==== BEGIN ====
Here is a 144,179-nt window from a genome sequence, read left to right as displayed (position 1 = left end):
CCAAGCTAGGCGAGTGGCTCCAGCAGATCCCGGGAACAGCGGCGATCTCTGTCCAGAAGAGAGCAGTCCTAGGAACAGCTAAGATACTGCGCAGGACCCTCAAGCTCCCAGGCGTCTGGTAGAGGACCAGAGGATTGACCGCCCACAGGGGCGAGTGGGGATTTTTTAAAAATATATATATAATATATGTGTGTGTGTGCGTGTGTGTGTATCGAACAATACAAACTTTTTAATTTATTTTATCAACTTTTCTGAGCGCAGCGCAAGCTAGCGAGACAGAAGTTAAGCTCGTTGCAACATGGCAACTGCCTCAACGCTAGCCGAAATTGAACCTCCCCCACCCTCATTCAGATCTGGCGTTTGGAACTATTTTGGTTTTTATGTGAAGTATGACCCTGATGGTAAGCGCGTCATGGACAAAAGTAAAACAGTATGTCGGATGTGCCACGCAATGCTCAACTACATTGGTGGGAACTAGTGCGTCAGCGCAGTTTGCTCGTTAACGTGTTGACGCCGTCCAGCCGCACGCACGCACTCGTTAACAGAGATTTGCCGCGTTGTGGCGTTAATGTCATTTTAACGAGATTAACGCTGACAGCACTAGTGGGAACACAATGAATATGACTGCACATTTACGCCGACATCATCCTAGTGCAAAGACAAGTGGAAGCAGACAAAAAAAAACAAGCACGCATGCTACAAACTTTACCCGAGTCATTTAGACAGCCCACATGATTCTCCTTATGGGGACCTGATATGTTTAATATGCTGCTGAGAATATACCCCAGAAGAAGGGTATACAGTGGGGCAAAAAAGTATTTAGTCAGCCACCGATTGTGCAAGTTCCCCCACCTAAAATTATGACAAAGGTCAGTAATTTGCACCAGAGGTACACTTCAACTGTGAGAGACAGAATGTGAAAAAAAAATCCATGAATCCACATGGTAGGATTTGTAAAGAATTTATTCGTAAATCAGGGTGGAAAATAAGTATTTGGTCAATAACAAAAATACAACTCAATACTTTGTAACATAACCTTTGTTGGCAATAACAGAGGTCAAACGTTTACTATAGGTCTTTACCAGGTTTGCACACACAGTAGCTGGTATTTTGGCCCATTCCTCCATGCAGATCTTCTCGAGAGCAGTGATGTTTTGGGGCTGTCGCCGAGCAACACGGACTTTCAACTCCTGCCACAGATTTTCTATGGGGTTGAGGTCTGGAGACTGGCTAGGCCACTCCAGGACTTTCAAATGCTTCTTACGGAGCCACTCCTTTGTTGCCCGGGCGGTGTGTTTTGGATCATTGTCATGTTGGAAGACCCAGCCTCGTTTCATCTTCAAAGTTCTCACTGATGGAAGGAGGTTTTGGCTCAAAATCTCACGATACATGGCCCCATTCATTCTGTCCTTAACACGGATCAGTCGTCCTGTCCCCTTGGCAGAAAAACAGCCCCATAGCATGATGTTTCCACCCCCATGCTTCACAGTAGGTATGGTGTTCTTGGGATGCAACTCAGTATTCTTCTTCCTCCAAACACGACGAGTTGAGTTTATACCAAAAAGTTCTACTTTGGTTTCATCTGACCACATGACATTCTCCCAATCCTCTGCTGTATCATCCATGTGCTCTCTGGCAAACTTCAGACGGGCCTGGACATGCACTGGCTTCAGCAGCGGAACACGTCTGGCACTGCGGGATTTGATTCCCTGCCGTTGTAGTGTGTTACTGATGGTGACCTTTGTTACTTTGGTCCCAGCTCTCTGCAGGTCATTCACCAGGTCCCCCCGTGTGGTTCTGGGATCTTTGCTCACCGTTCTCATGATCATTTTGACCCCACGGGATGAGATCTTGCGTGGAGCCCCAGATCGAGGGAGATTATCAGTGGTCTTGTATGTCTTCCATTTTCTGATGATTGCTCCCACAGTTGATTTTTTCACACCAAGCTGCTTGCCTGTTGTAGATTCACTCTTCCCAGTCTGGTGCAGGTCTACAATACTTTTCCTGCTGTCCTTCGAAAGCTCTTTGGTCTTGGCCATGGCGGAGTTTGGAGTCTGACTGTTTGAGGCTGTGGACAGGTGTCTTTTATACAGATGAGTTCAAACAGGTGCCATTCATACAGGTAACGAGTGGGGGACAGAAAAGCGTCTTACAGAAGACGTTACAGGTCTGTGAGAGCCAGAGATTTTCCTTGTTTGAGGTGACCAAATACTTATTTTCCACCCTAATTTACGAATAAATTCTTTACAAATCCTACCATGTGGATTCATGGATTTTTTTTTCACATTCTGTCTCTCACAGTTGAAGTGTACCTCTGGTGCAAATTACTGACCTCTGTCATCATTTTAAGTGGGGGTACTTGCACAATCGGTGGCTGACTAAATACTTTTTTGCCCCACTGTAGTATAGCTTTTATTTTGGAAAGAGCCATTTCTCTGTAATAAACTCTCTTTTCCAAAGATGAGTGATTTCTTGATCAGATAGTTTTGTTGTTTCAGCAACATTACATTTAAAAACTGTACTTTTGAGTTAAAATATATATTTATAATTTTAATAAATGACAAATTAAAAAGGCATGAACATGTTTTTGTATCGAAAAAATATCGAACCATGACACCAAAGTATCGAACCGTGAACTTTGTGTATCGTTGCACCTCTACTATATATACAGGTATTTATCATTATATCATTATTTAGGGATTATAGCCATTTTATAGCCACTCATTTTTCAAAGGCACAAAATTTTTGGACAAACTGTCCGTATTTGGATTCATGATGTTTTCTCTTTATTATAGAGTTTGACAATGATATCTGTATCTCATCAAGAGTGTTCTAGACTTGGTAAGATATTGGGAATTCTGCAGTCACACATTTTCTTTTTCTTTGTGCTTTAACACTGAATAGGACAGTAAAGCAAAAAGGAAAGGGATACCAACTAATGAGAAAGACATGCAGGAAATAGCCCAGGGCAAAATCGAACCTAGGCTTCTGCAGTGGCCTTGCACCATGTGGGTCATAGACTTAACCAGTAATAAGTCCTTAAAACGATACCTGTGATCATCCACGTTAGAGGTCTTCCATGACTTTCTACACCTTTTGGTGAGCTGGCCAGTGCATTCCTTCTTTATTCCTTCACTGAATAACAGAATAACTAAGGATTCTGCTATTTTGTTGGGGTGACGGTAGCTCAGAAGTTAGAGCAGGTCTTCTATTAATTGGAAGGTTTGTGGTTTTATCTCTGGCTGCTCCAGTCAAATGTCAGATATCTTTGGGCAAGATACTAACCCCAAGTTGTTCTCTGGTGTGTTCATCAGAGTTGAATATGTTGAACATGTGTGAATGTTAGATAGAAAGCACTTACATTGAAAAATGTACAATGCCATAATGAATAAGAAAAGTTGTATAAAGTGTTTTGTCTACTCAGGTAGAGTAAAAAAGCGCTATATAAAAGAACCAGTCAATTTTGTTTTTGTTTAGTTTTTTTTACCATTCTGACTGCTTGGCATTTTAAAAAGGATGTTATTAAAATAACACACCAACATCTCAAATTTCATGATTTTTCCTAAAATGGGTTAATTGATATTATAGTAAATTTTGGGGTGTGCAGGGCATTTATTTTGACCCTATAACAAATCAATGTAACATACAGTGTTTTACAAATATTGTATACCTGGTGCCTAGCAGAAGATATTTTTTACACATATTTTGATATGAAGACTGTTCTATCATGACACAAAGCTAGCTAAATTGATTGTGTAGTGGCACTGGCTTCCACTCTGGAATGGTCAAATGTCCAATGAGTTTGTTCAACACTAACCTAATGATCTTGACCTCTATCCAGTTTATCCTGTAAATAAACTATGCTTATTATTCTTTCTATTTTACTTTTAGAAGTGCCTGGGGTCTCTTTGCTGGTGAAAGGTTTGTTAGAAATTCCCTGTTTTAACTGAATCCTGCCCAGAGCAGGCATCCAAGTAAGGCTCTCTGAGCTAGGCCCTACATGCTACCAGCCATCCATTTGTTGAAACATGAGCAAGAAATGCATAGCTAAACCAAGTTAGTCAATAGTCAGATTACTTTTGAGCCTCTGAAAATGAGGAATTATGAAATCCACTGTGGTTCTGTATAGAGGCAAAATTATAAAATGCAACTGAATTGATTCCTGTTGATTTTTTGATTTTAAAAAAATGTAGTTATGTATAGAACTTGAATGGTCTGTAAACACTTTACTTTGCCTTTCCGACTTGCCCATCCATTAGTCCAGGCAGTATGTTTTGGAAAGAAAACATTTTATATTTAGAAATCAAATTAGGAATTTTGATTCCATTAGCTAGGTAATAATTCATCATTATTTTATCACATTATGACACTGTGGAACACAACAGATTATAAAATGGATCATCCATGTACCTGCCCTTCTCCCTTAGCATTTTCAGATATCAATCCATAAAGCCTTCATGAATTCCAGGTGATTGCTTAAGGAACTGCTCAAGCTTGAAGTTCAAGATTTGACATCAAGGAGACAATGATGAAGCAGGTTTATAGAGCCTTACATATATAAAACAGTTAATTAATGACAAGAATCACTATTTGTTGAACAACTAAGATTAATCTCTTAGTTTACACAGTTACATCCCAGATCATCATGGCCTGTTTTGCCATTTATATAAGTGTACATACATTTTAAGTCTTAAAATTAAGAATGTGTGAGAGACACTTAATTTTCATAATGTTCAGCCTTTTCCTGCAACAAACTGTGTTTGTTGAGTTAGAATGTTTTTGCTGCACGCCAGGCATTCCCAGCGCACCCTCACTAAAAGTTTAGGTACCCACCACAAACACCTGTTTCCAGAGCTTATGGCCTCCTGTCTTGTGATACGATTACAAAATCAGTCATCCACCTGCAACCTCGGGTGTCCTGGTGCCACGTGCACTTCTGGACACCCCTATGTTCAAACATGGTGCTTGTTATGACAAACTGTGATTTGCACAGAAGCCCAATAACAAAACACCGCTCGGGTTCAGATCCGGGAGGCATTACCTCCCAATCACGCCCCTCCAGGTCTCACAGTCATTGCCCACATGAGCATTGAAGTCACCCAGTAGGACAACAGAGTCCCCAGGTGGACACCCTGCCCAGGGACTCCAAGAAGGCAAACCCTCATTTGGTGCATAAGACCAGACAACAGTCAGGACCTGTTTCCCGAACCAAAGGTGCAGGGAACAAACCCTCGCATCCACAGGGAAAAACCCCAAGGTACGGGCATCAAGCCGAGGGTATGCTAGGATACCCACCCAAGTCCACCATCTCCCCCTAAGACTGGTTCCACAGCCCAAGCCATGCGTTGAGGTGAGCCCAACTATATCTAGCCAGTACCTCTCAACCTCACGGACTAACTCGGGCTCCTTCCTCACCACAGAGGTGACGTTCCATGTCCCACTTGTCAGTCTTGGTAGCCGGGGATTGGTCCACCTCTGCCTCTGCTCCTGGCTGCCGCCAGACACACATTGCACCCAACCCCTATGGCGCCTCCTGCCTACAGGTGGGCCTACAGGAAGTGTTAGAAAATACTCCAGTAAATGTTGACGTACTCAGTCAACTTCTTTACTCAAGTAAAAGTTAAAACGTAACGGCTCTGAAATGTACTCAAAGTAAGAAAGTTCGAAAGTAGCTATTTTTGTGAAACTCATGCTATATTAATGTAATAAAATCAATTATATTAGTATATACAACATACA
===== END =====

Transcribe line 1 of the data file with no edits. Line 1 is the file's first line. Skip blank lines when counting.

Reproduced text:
Here is a 144,179-nt window from a genome sequence, read left to right as displayed (position 1 = left end):